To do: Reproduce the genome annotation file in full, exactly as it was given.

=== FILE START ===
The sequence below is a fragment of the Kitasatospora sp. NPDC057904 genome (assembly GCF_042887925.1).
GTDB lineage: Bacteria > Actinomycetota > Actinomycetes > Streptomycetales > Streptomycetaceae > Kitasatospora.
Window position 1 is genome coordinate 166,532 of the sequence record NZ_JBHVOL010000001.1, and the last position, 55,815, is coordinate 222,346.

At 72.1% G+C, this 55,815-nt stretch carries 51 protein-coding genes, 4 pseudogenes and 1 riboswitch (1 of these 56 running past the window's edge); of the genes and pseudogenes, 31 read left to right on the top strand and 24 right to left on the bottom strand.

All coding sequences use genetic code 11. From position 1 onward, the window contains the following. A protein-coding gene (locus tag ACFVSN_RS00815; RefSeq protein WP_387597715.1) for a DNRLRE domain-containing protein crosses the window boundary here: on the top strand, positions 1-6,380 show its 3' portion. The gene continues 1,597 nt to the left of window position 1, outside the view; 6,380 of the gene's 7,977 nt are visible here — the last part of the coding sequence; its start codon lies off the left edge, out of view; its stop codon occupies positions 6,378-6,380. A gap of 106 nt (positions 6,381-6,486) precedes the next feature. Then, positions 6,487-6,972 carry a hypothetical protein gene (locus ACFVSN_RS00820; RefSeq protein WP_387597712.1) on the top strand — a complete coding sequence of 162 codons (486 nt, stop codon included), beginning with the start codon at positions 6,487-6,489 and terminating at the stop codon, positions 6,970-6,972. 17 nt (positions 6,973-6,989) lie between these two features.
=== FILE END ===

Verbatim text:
The sequence below is a fragment of the Kitasatospora sp. NPDC057904 genome (assembly GCF_042887925.1).
GTDB lineage: Bacteria > Actinomycetota > Actinomycetes > Streptomycetales > Streptomycetaceae > Kitasatospora.
Window position 1 is genome coordinate 166,532 of the sequence record NZ_JBHVOL010000001.1, and the last position, 55,815, is coordinate 222,346.

At 72.1% G+C, this 55,815-nt stretch carries 51 protein-coding genes, 4 pseudogenes and 1 riboswitch (1 of these 56 running past the window's edge); of the genes and pseudogenes, 31 read left to right on the top strand and 24 right to left on the bottom strand.

All coding sequences use genetic code 11. From position 1 onward, the window contains the following. A protein-coding gene (locus tag ACFVSN_RS00815; RefSeq protein WP_387597715.1) for a DNRLRE domain-containing protein crosses the window boundary here: on the top strand, positions 1-6,380 show its 3' portion. The gene continues 1,597 nt to the left of window position 1, outside the view; 6,380 of the gene's 7,977 nt are visible here — the last part of the coding sequence; its start codon lies off the left edge, out of view; its stop codon occupies positions 6,378-6,380. A gap of 106 nt (positions 6,381-6,486) precedes the next feature. Then, positions 6,487-6,972 carry a hypothetical protein gene (locus ACFVSN_RS00820; RefSeq protein WP_387597712.1) on the top strand — a complete coding sequence of 162 codons (486 nt, stop codon included), beginning with the start codon at positions 6,487-6,489 and terminating at the stop codon, positions 6,970-6,972. 17 nt (positions 6,973-6,989) lie between these two features.